• http://www.brutallyhonest.org Rick

    I confess to not reading all of the comments and so perhaps this has already been addressed.

    “When it goes well with the righteous, the city rejoices, and when the wicked perish there are shouts of gladness.” Proverbs 11:10

    Having trouble reconciling these apparent contradictions.

    If God ordains the structures and authorities in power, and they mete out justice as they are purposed in doing, why not rejoice?

    Struggling big-time here with Deacon Greg’s sentiments… not a position I’ve been in too many times before.

  • K. Tyler

    To claim that Bin Laden’s death was justified while the attack on the Twin Tower unjustified is completely elitist, and ignores the hundreds of thousands of deaths of innocents that American bombs, bullets and more importantly CASH and weapons have caused in Arab countries since we stuck our noses in their affairs LONG AGO.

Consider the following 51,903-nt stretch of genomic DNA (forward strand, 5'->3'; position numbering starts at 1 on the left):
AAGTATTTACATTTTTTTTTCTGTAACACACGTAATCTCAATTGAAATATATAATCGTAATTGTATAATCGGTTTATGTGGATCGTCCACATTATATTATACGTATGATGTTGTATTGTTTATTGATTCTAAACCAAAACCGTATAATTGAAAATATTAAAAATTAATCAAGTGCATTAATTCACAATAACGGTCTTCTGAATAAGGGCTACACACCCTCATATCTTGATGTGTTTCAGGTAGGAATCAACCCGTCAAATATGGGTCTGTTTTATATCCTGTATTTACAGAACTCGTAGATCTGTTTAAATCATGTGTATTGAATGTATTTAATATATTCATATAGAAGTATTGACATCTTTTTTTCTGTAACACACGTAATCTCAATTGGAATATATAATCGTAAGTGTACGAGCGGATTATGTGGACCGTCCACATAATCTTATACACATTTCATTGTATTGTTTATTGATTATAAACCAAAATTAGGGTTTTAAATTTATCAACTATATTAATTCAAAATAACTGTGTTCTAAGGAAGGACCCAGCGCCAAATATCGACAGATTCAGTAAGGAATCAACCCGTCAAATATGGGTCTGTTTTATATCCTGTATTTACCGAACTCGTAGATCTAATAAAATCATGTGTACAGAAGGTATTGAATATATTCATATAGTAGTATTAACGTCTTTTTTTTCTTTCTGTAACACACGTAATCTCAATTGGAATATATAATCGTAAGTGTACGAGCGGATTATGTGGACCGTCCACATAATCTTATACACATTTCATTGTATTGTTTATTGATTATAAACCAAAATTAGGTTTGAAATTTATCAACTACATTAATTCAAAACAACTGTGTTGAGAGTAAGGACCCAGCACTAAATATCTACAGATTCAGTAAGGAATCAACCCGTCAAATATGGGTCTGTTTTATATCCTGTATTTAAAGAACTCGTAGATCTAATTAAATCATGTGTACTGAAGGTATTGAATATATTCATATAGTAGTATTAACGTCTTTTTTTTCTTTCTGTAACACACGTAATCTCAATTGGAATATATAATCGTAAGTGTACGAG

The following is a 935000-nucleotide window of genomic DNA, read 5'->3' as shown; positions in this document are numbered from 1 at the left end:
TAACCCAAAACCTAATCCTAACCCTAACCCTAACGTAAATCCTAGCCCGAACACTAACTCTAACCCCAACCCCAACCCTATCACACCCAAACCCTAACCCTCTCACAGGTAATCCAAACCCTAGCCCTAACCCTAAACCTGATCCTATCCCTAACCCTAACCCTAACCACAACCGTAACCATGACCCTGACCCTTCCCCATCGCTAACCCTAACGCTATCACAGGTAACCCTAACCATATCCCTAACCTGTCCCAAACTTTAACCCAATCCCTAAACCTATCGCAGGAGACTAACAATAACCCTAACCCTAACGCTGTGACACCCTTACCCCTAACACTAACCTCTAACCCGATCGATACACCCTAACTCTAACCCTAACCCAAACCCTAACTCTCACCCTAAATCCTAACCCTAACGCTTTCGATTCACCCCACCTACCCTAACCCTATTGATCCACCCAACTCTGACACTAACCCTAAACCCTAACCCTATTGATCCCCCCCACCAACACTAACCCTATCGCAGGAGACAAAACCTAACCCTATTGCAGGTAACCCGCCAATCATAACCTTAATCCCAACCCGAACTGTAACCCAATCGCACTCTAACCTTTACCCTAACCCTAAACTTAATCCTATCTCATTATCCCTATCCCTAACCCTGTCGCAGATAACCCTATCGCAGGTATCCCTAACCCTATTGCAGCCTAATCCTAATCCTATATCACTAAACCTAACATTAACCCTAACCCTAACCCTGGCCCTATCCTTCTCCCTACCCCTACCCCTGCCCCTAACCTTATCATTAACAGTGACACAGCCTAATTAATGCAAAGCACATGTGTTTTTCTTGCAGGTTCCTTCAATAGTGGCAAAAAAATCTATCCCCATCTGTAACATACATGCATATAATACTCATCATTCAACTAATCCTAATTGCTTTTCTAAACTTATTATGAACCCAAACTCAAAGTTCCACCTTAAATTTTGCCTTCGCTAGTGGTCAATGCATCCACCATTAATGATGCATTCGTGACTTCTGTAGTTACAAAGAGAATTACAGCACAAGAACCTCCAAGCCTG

WE DECLARED WAR ON THEM LONG BEFORE THEY ATTACKED US, REMEMBER??

    It should have been expected, and guarded against. In our elitist arrogance the US took the attitude that “no one would DARE attack us, we can kill whoever we like and get away scot free… harummmph”

    Reap the rewards of your arrogance and elitism, and stfu.